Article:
Ethan Gladding

FIRST Firsts; Robots built by kids

This weekend I was invited to volunteer for the Greater Pittsburgh Regional FIRST Robotics Competition. I was coerced by Ben Matzke into getting up at 4:30am and traveling to snowy rural CALIFORNIA, Pennsylvania. I have known Ben from our time in Sweepstakes at CMU (Aka "Buggy"). Ben has taken over running the Buggy Alumni Association, so I've been seeing more of him as I try to contribute meaningfully to this organization I love. 


I was familiar with FIRST because I had done Botball in middle and high school. In fact by the time I had arrived at Carnegie Mellon I had been building robots for nearly 6 years. Working with mechanisms, coding in a really simplistic form of C++ ("Interactive C"), soldering wires and programming understandable logic into "Rocks we tricked into thinking".
FIRST was always the pinnacle of these kinds of events. With a $6000 entry fee (that's before you've started building robots or buying tools) it was way out of reach for my team of 16 year old fundraisers. 



This event had a similar feel to the Botball robotics "Greater DC" regional that I was familiar with; A center stage set up in a school gymnasium with lots of cameras live-streams and volunteer staffers in matching t-shirts. Lots of kids in small rectangular pits allocated a certain amount of space in which to build and modify their robots between matches.....But this was bigger!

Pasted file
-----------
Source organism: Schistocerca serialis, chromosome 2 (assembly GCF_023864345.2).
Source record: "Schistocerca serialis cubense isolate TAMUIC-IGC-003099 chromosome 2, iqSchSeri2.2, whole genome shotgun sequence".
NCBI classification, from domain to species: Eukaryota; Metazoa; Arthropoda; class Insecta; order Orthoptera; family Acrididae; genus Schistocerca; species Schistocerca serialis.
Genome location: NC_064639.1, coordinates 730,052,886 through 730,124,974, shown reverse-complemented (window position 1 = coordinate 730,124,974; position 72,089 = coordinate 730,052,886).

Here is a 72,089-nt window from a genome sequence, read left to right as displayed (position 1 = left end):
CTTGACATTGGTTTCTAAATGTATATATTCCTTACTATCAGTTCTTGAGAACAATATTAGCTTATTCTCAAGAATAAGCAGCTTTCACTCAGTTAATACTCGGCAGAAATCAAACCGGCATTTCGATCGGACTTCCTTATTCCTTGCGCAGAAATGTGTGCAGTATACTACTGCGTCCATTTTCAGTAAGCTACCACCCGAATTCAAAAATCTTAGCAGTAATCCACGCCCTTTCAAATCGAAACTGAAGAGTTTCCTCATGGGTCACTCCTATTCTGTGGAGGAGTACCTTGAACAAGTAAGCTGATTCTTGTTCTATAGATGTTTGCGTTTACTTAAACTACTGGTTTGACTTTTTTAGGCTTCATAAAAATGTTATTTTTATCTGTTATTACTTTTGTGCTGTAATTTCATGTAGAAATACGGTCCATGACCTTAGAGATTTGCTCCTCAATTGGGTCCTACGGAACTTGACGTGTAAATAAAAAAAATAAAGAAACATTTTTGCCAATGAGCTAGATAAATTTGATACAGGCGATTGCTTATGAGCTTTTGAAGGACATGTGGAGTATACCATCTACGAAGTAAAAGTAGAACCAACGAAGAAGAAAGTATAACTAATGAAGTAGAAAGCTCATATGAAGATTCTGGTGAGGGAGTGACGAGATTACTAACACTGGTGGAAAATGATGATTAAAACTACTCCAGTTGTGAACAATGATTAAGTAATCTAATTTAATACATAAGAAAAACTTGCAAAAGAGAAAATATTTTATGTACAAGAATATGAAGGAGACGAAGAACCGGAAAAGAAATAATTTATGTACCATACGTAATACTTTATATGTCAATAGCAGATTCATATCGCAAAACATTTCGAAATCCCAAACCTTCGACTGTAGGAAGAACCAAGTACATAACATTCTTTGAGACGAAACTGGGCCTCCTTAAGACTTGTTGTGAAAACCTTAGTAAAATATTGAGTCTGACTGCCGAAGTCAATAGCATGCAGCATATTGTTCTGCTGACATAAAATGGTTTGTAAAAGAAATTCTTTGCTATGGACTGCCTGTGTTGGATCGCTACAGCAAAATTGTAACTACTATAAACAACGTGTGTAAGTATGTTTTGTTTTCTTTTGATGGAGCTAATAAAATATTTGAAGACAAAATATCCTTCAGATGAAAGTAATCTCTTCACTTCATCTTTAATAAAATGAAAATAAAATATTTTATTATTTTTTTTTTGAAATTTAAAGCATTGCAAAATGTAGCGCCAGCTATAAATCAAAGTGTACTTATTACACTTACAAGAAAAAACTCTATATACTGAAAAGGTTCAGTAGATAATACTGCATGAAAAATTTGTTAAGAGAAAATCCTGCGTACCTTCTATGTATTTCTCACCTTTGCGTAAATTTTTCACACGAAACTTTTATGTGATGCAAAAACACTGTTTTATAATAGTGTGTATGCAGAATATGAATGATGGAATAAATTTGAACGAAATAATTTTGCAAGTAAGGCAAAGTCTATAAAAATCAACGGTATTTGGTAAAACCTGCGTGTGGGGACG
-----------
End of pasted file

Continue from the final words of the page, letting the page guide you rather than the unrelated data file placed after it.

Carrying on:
The robots were more robust these things had effective gearing and powerful drive-trains that allowed them to get up to very high speeds, or haul around heavy objects or other robots with ease. 

The field...

...was an order of magnitude larger then the game area we prepared for;  the largest 8'x8' field we used for Botball would have fit in the space taken up by the 'airship' on the FIRST arena.  


I was put in the 'traffic cop' role of getting all teams to the field for their scheduled bouts pulling them from their frantic repairs and iterative code changes to thrust them into the hurry up and wait game of standing near the side of the field watching the matches play out. It was the only way we could have possibly kept this event from being further behind schedule then we already were through no fault of anyone in-particular. 



















I've always loved being behind the scenes. In general I wont be at an event unless my presence there serves some purpose. Or at the very least I'll tend to stick to the edges and not engage with too many people. 


But this weekend I met lots of passionate kids, excited about what they were building, weather they win or lose. Lots of dedicated adults who were willing to give an inordinate amount of time (and an unreasonable amount of money) to helping young people get exposure to the technology that is increasingly present and pivotal in our modern world. 


Making this happen is not cheap. But the experience is's part of why we need to continue to fund educational programs in the United States...

Thanks for the invite Ben! I had a great time.